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|A Bribery Arrest with a Big Backstory|
|Commentary/Politics - Illinois Politics|
|Written by Rich Miller|
|Sunday, 18 March 2012 16:30|
Appointed state Representative Derrick Smith (D-Chicago) hasn’t been in the House very long, but few would’ve ever picked him as a future legislative star. He stumbles badly during debates, isn’t well informed on the issues, and has obviously had a lot of trouble getting his arms around his new job.
In other words, he probably won’t be missed.
Smith was arrested last week on federal bribery charges. The feds say a campaign worker told them that Smith was anxious about fundraising problems and was willing to trade favors for checks. After being told a day-care-center owner was willing to pony up big bucks in exchange for an official letter requesting a $50,000 state grant, Smith allegedly pounced on the opportunity.
Smith’s fundraising problems were abating, however. Just before his arrest last week, the legislator’s campaign had reported raising about $57,000 from several established state political action committees over the previous few days.
No longer in dire need of campaign money, Smith apparently decided to get some cash for himself. He allegedly worked it out with his campaign worker that he wanted $7,000 in cash from what turned out to be a fictitious day-care-center owner. Smith rejected a cashier’s check because he didn’t want a paper trail, but then he offered to kick back part of the bribe via check to the campaign worker.
Now, first of all, what person with even half a brain believes that a day-care-center owner has $7,000 in cash lying around? And what kind of idiot would also believe that the aforementioned day-care-center owner would be willing to give that money to an appointed, back-bench freshman in exchange for a state-grant recommendation letter?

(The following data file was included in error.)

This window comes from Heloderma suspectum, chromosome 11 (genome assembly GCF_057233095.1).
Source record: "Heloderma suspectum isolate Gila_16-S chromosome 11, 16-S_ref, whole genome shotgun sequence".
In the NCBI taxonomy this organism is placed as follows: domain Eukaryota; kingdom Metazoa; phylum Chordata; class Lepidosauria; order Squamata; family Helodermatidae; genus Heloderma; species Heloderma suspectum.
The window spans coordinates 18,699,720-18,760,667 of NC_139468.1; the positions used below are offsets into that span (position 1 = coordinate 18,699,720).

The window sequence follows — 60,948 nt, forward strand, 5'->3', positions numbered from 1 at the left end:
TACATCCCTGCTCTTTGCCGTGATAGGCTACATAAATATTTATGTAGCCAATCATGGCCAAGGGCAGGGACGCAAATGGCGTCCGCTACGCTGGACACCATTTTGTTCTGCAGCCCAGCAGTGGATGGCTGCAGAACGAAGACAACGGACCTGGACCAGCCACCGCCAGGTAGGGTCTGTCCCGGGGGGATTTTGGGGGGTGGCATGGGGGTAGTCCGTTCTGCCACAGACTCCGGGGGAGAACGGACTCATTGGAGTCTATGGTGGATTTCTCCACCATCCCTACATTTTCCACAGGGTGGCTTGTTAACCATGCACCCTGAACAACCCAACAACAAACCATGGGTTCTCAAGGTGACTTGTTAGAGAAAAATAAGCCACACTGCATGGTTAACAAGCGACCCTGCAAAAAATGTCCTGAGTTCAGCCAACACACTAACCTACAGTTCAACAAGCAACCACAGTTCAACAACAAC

I mean, really: A grant letter from Smith is supposed to be some sort of slam dunk? You’d have to be truly stupid to believe this was a “legit” offer.
And you’re gonna write the campaign worker a kickback check as part of your grand scheme? Really? Hello? Is anybody at home in that cranium?
Representative Genius came to the General Assembly courtesy of Secretary of State Jesse White (who is also the 27th Ward Democratic Committeeman), despite the fact that Smith had been fired from his City of Chicago job a few years ago. The Sun-Times discovered that Smith had “used city equipment and personnel to do private landscaping work and improperly used state-financed Earnfare workers to lighten the load of city employees.”
It ain’t easy to get fired from a city job, but Smith somehow managed to anyway, and White dutifully hired him at the Secretary of State’s office. And then, despite his questionable past, White installed Smith in the House when then-Representative Annazette Collins was appointed to the Senate after Rickey Hendon retired.
Secretary White has been trying to obtain a foothold in that particular legislative district for years, to no avail. He fought hard with Hendon.
White never really got along with Collins when she was in the House, either. When White helped appoint Collins to the Senate, he told the media that Collins had probably just promoted herself out of a job. White also controlled neither former state Representative Art Turner nor Turner’s son, Art Turner Jr. So Smith’s appointment finally gave him that long-sought foothold, and once White took care of that, he picked a candidate to challenge Senator Collins in the Democratic primary: Patricia Van Pelt-Watkins, who ran for mayor last year.
Smith’s political sponsor is Alderman Walter Burnett, Secretary White’s hand-picked city-council member. Smith and Burnett grew up together in Cabrini Green, the housing project where White has recruited members of his world-renowned Jesse White Tumblers team.
White issued a statement last week saying he was “disappointed” in Smith. But White said infinitely more than fellow Democrat House Speaker Michael Madigan, who went completely mum.
There was, of course, a tricky political dimension to this arrest. Smith’s Democratic primary opponent, Tom Swiss, has been a Republican for years. Swiss is a former director of the Cook County Republican Party and is a white man running in a majority-black district. If Madigan called on Smith to resign, it would essentially have meant letting a Republican into his caucus. Some things transcend mere bribery arrests.
Rich Miller also publishes Capitol Fax (a daily political newsletter) and CapitolFax.com.
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